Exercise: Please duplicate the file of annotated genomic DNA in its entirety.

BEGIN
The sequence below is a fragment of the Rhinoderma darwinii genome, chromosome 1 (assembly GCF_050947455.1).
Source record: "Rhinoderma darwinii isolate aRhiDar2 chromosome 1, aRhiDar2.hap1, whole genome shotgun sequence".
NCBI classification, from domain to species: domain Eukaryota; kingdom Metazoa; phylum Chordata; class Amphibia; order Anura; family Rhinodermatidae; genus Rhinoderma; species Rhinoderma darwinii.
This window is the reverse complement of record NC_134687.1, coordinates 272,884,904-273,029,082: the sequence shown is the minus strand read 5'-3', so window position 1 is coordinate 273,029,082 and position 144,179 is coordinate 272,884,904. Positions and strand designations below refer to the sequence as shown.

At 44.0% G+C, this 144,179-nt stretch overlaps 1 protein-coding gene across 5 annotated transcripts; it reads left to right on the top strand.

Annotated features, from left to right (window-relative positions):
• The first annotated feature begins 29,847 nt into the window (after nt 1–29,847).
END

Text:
The sequence below is a fragment of the Rhinoderma darwinii genome, chromosome 1 (assembly GCF_050947455.1).
Source record: "Rhinoderma darwinii isolate aRhiDar2 chromosome 1, aRhiDar2.hap1, whole genome shotgun sequence".
NCBI classification, from domain to species: domain Eukaryota; kingdom Metazoa; phylum Chordata; class Amphibia; order Anura; family Rhinodermatidae; genus Rhinoderma; species Rhinoderma darwinii.
This window is the reverse complement of record NC_134687.1, coordinates 272,884,904-273,029,082: the sequence shown is the minus strand read 5'-3', so window position 1 is coordinate 273,029,082 and position 144,179 is coordinate 272,884,904. Positions and strand designations below refer to the sequence as shown.

At 44.0% G+C, this 144,179-nt stretch overlaps 1 protein-coding gene across 5 annotated transcripts; it reads left to right on the top strand.

Annotated features, from left to right (window-relative positions):
• The first annotated feature begins 29,847 nt into the window (after nt 1–29,847).